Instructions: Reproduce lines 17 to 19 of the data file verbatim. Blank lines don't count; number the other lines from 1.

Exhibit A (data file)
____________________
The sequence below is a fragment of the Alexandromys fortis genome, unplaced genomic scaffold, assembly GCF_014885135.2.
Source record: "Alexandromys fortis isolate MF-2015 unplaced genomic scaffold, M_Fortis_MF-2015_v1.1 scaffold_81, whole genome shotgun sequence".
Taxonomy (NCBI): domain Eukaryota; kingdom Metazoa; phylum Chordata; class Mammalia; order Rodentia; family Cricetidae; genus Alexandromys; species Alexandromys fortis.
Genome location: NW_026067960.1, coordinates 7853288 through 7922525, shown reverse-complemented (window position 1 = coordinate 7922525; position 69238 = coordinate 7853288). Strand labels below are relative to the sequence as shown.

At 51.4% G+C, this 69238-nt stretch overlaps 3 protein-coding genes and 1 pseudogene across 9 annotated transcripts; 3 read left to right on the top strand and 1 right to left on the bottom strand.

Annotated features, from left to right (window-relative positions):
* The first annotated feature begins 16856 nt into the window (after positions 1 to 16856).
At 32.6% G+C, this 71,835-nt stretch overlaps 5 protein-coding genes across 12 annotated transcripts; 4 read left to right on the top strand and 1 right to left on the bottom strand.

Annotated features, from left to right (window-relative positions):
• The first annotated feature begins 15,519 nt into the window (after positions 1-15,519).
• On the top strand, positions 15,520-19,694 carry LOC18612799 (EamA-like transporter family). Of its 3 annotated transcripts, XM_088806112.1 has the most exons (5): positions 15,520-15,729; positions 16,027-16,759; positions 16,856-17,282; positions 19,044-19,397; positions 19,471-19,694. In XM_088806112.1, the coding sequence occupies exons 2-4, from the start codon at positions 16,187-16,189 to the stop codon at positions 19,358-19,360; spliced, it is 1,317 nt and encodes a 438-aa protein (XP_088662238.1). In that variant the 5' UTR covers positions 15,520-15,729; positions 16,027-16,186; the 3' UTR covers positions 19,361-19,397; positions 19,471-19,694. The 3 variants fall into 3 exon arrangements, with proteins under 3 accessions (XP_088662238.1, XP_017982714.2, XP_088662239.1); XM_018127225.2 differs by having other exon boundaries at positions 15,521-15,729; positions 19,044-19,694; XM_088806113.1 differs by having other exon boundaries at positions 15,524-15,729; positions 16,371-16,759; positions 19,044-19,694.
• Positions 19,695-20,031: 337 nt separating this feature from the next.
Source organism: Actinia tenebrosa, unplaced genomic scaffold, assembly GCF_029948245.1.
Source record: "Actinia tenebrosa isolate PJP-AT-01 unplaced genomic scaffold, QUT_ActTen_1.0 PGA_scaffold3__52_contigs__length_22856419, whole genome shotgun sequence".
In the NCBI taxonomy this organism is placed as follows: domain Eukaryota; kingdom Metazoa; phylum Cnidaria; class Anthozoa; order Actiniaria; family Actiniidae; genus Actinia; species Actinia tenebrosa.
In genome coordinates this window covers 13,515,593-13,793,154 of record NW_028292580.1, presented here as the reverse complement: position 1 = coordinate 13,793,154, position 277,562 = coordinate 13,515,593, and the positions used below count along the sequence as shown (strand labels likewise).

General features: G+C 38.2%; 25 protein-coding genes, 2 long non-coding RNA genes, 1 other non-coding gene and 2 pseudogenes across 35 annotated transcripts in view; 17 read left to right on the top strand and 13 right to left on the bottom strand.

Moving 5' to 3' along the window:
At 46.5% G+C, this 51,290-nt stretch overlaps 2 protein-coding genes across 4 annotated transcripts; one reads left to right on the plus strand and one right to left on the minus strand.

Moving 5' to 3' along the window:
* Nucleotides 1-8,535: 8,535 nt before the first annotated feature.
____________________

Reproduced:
General features: G+C 38.2%; 25 protein-coding genes, 2 long non-coding RNA genes, 1 other non-coding gene and 2 pseudogenes across 35 annotated transcripts in view; 17 read left to right on the top strand and 13 right to left on the bottom strand.

Moving 5' to 3' along the window:
At 46.5% G+C, this 51,290-nt stretch overlaps 2 protein-coding genes across 4 annotated transcripts; one reads left to right on the plus strand and one right to left on the minus strand.